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PLoS One. 2015 Apr 23;10(4):e0123930. doi: 10.1371/journal.pone.0123930. eCollection 2015.

Adaptive lipid packing and bioactivity in membrane domains.

Author information

1
Weatherall Institute of Molecular Medicine, University of Oxford, Oxford, United Kingdom; Max Planck Institute for Molecular Cell Biology and Genetics, Dresden, Germany.
2
Paul Langerhans Institute Dresden of the Helmholtz Centre Munich at the University Clinic Carl Gustav Carus, TU Dresden, Dresden, Germany; German Center for Diabetes Research (DZD), Neuherberg, Germany.
3
Max Planck Institute for Molecular Cell Biology and Genetics, Dresden, Germany.
4
Max Planck Institute for Molecular Cell Biology and Genetics, Dresden, Germany; Paul Langerhans Institute Dresden of the Helmholtz Centre Munich at the University Clinic Carl Gustav Carus, TU Dresden, Dresden, Germany; German Center for Diabetes Research (DZD), Neuherberg, Germany.
5
Department of Integrative Biology and Pharmacology, University of Texas Health Science Center, Houston, Texas, United States of America.
6
Max Planck Institute of Biochemistry, Martinsried-Munich, Germany.

Abstract

Lateral compositional and physicochemical heterogeneity is a ubiquitous feature of cellular membranes on various length scales, from molecular assemblies to micrometric domains. Segregated lipid domains of increased local order, referred to as rafts, are believed to be prominent features in eukaryotic plasma membranes; however, their exact nature (i.e. size, lifetime, composition, homogeneity) in live cells remains difficult to define. Here we present evidence that both synthetic and natural plasma membranes assume a wide range of lipid packing states with varying levels of molecular order. These states may be adapted and specifically tuned by cells during active cellular processes, as we show for stimulated insulin secretion. Most importantly, these states regulate both the partitioning of molecules between coexisting domains and the bioactivity of their constituent molecules, which we demonstrate for the ligand binding activity of the glycosphingolipid receptor GM1. These results confirm the complexity and flexibility of lipid-mediated membrane organization and reveal mechanisms by which this flexibility could be functionalized by cells.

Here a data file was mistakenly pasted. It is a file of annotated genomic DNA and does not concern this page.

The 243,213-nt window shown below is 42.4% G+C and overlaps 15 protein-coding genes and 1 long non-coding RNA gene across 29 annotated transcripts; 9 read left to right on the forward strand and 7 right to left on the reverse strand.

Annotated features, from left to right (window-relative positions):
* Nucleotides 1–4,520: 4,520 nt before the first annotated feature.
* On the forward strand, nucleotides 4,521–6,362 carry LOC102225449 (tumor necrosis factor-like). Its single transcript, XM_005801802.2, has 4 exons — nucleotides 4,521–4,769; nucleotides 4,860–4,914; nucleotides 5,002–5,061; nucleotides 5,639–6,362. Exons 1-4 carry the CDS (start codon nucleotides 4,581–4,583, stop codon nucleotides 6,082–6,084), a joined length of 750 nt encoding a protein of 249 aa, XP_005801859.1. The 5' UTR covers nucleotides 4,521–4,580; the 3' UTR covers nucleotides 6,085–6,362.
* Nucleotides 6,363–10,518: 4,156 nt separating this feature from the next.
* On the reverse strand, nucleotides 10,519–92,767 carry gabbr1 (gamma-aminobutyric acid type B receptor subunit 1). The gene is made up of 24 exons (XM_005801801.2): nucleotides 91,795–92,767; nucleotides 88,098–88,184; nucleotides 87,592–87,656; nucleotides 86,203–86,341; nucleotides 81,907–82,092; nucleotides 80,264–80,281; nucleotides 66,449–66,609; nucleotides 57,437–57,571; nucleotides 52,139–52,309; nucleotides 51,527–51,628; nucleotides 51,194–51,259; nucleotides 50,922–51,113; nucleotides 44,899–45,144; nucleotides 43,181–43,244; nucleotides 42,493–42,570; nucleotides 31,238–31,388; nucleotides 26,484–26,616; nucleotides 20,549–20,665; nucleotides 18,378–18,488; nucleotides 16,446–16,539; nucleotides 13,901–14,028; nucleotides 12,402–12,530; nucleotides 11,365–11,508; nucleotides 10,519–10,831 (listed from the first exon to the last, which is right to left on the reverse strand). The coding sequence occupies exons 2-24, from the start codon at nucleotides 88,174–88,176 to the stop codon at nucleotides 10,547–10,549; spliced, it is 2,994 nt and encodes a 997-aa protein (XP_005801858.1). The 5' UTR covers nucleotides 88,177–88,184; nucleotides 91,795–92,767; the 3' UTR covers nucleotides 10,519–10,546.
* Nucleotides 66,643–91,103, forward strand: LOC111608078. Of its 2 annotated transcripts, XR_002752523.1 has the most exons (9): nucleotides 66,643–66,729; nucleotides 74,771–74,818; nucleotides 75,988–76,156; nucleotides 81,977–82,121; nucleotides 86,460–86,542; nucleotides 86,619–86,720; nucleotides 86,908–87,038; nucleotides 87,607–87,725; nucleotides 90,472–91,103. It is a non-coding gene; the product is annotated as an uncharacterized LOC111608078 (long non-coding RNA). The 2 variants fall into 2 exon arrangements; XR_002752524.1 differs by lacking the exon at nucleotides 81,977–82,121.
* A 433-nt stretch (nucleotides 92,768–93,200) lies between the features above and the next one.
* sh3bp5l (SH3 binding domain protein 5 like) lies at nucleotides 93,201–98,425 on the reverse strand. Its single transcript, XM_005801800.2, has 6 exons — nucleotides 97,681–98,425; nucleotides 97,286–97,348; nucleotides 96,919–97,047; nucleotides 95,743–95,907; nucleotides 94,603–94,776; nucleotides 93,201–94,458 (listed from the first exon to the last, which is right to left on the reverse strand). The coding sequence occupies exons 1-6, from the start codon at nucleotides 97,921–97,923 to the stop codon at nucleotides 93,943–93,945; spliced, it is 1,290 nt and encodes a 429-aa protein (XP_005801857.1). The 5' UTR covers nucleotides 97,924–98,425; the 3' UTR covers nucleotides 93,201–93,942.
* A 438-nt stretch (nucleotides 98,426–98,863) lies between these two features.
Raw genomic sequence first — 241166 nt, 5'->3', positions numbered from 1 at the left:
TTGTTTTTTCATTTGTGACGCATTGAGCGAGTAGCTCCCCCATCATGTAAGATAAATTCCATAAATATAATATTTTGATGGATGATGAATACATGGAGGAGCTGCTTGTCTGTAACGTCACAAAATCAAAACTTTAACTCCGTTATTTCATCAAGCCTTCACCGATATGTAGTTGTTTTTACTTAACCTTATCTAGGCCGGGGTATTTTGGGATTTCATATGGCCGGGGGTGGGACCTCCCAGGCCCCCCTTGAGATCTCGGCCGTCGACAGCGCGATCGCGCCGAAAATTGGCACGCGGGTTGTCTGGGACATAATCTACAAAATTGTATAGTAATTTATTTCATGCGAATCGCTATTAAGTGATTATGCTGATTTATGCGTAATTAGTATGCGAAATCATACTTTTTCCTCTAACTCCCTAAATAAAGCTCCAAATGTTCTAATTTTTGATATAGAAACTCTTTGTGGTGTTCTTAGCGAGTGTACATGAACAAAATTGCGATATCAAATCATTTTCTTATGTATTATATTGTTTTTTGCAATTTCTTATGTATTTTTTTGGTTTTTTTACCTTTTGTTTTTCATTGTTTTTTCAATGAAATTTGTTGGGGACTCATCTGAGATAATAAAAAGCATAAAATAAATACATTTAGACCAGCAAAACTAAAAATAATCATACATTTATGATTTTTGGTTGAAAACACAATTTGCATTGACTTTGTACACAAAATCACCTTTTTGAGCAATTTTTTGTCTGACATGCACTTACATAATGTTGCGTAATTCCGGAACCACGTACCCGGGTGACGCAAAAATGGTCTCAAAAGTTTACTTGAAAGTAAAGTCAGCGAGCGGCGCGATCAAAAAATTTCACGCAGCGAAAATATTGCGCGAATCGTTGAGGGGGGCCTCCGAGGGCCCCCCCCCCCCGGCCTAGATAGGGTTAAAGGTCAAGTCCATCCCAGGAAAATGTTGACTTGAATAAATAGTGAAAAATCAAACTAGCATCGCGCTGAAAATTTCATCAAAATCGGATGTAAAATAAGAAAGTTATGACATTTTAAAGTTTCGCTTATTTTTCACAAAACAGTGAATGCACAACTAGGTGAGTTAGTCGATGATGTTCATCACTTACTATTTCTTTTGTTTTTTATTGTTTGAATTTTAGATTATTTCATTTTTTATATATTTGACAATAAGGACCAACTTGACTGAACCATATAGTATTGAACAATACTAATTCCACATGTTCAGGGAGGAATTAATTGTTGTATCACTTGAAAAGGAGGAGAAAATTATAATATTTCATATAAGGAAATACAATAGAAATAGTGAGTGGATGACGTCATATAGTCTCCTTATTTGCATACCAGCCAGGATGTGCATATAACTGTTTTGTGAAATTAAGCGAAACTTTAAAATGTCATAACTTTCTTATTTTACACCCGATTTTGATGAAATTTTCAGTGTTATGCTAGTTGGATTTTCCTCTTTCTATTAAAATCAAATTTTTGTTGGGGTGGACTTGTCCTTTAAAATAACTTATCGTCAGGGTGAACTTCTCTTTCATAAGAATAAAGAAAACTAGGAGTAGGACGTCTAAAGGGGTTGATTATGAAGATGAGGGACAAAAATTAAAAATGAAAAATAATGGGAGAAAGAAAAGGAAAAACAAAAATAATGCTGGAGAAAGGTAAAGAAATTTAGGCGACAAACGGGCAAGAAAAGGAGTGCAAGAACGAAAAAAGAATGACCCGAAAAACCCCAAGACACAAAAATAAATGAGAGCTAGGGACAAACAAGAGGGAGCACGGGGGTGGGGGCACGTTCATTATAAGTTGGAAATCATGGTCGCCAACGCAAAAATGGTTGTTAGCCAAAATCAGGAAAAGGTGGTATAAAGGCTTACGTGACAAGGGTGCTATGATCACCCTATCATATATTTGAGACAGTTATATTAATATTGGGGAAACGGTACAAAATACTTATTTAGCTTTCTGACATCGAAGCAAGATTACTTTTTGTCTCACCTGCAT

PMID:
25905447
PMCID:
PMC4408024
DOI:
10.1371/journal.pone.0123930
[Indexed for MEDLINE]
Free PMC Article

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